Synchronous multiple oral squamous cell carcinoma in a female patient: A case report and review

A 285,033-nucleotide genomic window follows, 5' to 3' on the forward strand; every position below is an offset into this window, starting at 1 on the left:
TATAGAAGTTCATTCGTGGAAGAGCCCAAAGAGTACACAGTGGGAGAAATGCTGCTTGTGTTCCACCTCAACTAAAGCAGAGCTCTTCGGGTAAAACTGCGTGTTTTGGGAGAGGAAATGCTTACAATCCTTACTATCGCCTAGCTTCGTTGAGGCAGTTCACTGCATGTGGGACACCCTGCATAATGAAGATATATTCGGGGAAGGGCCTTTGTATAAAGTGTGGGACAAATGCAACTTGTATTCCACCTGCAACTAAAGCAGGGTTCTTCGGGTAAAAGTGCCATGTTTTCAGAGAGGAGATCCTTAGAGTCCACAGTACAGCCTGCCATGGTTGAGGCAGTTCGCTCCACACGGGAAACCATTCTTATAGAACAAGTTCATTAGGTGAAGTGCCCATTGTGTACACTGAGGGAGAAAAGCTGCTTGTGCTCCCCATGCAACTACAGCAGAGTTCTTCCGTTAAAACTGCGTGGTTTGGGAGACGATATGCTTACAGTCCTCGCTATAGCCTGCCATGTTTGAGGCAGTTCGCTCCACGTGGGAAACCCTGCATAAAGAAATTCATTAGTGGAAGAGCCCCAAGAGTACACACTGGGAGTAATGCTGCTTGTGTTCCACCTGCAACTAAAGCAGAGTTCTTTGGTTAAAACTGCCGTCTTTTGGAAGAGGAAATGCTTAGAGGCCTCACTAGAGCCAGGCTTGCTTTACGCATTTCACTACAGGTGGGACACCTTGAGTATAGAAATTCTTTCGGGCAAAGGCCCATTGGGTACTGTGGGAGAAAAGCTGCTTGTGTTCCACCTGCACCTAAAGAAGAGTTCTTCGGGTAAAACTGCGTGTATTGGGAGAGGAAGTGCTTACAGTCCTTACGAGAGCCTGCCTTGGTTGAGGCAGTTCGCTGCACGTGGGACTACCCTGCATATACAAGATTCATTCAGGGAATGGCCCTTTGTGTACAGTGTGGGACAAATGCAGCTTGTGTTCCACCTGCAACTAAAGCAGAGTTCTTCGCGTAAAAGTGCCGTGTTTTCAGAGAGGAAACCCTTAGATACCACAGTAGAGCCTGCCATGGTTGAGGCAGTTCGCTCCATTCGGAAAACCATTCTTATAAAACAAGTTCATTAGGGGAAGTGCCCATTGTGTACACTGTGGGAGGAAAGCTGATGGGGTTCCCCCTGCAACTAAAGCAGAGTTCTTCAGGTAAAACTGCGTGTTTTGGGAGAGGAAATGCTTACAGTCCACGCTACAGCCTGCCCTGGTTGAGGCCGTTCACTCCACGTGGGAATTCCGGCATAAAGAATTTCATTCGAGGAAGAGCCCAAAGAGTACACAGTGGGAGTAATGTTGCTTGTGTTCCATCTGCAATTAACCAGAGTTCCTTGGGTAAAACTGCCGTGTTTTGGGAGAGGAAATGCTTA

Oral squamous cell carcinoma (OSCC) is a common oncological problem in India. However, the frequency of developing synchronous carcinomas, i.e., development of second primary tumor (SPT) either simultaneously or within 6 months of the index tumor, in the orofacial region are rare and ranges from 8% to 21%. These lesions are more aggressive, treatment-resistant, and metastasize early. The onset of SPT decreases the 5-year survival by 18–30% as compared to those with a single tumor. Astonishingly, it was found that synchronous OSCCs showed 100% male predominance, with no female predilection. This case of synchronous OSCC in a 58-year-old female had an index tumor involving right side of the mandible and a SPT in the left buccal mucosa. Both the lesions were histopathologically diagnosed well-differentiated squamous cell carcinoma. Hence, the importance of reporting this case lies on the rarity, aggressiveness, and poor prognosis of the lesion and the patient being a female.
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